Becoming an English language arts teacher in Maryland means that you will have the opportunity to shape the lives and futures of hundreds of students during your career. Language arts is a critical foundation for a student’s success. Depending on what grade you teach, you will participate in educating students in writing, reading, communication skills, and literature. You may teach pre-K students how to read their first book, or high school students how to craft a ten-page essay. Your contribution to their education — no matter what the grade level— is a vital component to their education.
Since the early 90s seniors approaching graduation have tested with declining reading scores, according to the NAEP. This statistic impacts many areas of a student’s life. In a report on American literacy, it showed that nearly fifty percent of the adults in this country are considered “functionally illiterate.” That means they aren’t able to read a prescription label, fill out a job application, or complete banking processes. Your job as a language arts teacher not only opens the door of possibility to your students, it helps them function as an adult in their day-to-day life. If you are ready to embark on this important career, below you will find the basic steps for becoming an English language arts teacher in Maryland.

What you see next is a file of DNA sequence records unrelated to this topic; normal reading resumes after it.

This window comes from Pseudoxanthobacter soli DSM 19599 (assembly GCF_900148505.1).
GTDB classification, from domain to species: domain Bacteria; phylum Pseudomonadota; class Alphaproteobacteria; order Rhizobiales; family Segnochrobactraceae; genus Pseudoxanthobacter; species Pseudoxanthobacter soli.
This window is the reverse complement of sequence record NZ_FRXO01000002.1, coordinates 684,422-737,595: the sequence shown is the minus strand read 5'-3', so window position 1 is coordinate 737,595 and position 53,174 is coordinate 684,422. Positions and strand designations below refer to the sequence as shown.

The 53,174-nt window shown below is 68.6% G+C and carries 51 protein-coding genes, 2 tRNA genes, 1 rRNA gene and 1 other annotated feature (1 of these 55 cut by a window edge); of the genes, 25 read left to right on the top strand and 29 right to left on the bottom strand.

|Complete Your Education|
|Pass Maryland Teaching Exams|
|Apply for a Teaching Certification|
|Upgrade Your Maryland Teaching Certificate|
Step 1. Complete Your Education
Many jobs don’t offer the stability that teaching affords. In other careers you may find yourself going from one company to the next over the course of your working years. If you become a teacher, you could have the opportunity to stay at one school for your entire career. Along with a stable outlook, your career as a teacher rewards you with the knowledge that you are helping to shape a student’s life and increase their chances of success. To get started on this journey, you will need to pursue an education that will train you as a teacher.
The programs available throughout Maryland’s college system will train you in teaching skills, English courses, and give you a broad education in other subjects. This educational track starts with general education classes, moves on to a variety of language arts courses, and finishes with teacher training.
The teacher training includes an internship that will allow you to observe in the classroom and obtain hands-on experience. This part of your education will give you an understanding of what to expect when you receive your first teaching assignment.
Maryland requires that teachers hold a bachelor’s degree or higher in order to be certified by the state. A bachelor’s program will generally take 4-5 years and a master’s degree will take 5-6 years to complete. Some of the possible degrees include:
- M.A. Education
- M.A. Early Childhood Education
- B.A English with Teacher Preparation
If you currently hold a degree but you never participated in a teacher preparation program there are three options for becoming a teacher: